Reducing Pesticide Use
It feels natural to reach for insecticides and herbicides to keep the garden looking beautiful. But pesticides are doing so much harm to bees, butterflies and other beneficial insects—and killing many of the beloved birds who eat them.
The more you invite wildlife into your yard with habitat landscaping, the more the eco-system will take care of itself. Native plants fill in to shade out the weeds. Ladybugs move in to eat the aphids, and everyone is happy. No pesticides required.
We’ve been finding more natural ways to handle weeds, like smothering them under cardboard and wood chips, using our handy weed puller or spraying persistent weeds with vinegar.
Through Backyard Habitats, I learned about this list that categorizes the safety levels of different pesticides. The red-level pesticides are the particularly dangerous ones. To qualify for certification, you have to stick to the green or yellow levels if you use any pesticides.
Slowing down the flow of stormwater can help protect nearby riparian areas from pollutants.
For this category I removed quite a bit of lawn and replaced it with native plants with varied root depths to prevent erosion and soak up our Pacific NW rain. I added rain-loving native plants in a part of our yard that gets waterlogged in the winter.
We leave the leaves to restore the soil (and provide shelter for overwintering insects). Our large trees help absorb the rain. And we divert some stormwater to our 10 rain barrels. See the stormwater requirements.
For me, wildlife stewardship is what the program is all about. I adore animals and want to do everything I can to restore the habitats they need to thrive.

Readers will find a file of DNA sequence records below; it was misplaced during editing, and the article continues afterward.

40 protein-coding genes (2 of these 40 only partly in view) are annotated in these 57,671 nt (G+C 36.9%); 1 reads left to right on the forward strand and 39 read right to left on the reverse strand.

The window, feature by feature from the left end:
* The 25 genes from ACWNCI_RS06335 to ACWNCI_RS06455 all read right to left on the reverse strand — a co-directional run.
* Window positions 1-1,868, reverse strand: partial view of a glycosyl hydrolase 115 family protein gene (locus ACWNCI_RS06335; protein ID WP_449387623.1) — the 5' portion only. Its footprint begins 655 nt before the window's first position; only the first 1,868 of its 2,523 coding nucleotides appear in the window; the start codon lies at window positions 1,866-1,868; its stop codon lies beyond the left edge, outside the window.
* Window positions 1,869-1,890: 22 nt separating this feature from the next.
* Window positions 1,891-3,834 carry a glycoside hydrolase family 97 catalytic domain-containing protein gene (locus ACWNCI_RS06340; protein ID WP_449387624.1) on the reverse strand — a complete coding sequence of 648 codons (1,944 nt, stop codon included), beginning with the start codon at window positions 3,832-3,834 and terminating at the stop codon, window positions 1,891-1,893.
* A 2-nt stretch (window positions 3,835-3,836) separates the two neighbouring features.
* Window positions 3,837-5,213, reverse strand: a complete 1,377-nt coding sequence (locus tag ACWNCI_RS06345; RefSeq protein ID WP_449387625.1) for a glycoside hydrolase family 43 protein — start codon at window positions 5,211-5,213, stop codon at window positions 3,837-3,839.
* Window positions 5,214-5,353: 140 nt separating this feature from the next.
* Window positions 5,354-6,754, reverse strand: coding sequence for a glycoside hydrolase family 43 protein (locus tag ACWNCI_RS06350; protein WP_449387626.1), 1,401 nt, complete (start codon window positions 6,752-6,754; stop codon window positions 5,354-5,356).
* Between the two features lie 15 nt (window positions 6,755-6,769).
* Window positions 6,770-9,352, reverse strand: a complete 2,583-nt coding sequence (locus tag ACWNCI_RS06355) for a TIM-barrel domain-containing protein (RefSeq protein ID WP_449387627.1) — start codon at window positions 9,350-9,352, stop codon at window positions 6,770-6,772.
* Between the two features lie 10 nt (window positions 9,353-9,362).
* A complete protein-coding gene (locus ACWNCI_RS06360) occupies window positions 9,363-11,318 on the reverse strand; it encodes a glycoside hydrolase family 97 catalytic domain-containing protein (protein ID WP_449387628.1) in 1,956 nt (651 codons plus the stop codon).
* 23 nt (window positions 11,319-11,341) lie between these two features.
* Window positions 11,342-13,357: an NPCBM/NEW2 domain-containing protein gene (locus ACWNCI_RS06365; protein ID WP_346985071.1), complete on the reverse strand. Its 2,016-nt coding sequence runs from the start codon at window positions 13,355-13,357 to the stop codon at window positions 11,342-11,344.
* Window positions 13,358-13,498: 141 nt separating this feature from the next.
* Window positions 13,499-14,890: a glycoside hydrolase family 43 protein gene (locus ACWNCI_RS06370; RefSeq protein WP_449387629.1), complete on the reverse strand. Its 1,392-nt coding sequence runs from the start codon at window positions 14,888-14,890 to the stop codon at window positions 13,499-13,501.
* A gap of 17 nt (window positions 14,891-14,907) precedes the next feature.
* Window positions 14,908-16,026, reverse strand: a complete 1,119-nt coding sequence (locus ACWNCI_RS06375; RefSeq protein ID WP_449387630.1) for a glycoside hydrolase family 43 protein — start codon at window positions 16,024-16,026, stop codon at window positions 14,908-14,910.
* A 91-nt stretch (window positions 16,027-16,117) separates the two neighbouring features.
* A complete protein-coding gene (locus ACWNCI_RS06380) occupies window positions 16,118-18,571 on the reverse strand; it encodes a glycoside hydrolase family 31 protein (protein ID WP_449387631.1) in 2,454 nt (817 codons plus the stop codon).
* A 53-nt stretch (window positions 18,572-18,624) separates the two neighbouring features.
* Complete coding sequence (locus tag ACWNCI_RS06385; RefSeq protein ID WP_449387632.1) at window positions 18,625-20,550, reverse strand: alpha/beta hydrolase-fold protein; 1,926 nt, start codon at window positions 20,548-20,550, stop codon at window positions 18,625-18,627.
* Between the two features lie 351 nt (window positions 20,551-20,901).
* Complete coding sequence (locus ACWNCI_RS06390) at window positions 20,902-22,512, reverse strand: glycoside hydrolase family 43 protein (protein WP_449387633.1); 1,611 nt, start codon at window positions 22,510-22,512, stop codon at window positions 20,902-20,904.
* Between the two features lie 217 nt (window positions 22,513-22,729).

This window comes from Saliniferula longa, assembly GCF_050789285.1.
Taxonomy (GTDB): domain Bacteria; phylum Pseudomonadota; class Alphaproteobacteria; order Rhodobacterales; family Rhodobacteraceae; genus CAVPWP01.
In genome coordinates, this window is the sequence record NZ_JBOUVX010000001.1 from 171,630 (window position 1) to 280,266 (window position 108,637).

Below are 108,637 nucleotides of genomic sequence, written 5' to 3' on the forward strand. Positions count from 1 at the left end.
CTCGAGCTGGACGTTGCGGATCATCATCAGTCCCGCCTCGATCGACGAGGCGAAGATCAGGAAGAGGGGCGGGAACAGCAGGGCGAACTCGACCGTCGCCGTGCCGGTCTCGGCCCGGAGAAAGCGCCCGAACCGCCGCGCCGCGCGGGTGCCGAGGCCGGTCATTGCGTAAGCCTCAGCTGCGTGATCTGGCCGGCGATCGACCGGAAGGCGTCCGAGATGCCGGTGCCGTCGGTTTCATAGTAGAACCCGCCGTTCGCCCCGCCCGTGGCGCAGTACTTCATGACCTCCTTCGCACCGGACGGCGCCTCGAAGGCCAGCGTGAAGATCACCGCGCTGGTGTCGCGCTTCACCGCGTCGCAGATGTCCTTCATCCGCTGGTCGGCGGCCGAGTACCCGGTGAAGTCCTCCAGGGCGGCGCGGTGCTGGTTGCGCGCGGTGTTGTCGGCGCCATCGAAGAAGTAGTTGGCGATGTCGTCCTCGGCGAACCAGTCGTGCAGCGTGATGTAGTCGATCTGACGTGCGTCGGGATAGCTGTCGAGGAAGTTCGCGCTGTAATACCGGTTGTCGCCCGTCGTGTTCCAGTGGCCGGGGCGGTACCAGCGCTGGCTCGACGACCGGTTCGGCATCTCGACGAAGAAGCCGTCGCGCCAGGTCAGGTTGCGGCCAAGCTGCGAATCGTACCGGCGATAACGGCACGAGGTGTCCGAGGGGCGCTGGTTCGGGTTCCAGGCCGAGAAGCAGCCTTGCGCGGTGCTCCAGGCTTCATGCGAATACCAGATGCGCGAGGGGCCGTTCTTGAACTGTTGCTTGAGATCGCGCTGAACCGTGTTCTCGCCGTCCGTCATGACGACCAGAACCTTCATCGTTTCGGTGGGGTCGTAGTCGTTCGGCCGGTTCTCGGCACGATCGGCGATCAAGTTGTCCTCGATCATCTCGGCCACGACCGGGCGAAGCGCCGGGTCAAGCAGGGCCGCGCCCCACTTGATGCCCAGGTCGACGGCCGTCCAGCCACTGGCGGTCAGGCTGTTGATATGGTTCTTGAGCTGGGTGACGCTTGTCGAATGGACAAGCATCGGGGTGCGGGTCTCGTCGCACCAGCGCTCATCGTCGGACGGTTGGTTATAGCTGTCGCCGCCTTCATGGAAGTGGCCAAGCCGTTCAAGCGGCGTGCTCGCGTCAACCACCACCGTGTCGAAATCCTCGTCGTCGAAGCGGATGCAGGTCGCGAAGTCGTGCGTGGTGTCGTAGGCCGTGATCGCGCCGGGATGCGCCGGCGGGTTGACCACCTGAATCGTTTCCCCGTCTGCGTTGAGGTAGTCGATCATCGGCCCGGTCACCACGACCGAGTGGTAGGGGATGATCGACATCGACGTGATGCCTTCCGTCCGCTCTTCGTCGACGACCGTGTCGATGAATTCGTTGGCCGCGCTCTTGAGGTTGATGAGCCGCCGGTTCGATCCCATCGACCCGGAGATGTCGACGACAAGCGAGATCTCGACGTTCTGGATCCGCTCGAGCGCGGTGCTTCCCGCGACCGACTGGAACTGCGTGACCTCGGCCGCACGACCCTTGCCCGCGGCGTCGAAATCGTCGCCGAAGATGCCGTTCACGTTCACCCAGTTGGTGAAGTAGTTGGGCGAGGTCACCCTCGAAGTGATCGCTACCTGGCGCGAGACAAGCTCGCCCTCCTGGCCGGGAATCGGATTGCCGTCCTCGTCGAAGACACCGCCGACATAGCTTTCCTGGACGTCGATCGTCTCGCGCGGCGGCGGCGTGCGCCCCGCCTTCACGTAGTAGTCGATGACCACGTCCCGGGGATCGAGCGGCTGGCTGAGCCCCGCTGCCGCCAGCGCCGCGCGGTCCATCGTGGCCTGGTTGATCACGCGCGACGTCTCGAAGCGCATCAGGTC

So I committed to maintaining birdbaths, a mason bee house and several bee baths. I leave old plant stems as housing for cavity-nesting bees, and I have native pollinator plants for my buzzing friends.
I’ve become obsessed with old logs: Nurse logs, tree snags and brush piles provide shelter for many kinds of wildlife. In the past we would remove these things from our yard, but I have come to see the woodland beauty in them.
The biggest effort I made in this category was removing my landscape fabric to expose the soil for ground-nesting bees. This isn’t required for the program, but I wanted to provide habitat for the 70% of bees who nest in the ground. They tunneled into my little wildflower meadow, and I got to enjoy hours of beewatching.
- Modern birdbath ideas
- Bee bath watering station
- Pollinator gardening guide
- Flowers for stem-nesting bees
Other Habitat Certification Programs
Displaying a habitat garden sign can inspire more people to add native plants, water and shelter for wildlife. At least that’s my hope!
Even if you’re not in the Portland area, there are lots of signs and certification programs that are available nationwide. Check out these options and try searching for additional programs in your region.
- Certified Wildlife Habitat (National Wildlife Federation)
- Certified Monarch Waystation (Monarch Watch)
- Certified Butterfly Garden (North American Butterfly Association)
- Homegrown National Park
- Pollinator Habitat (Xerces Society)
- Leave the Leaves (Xerces Society)
- Pesticide Free Zone
- Victory Garden of Tomorrow
I also recommend joining habitat gardening Facebook groups. Search Facebook for your city or state plus native plants or related keywords. These groups can provide native plant information and gardening tips specific to your region.
With just a few additions to your yard, you can make a noticeable difference and see your garden and wildlife thrive. Have fun!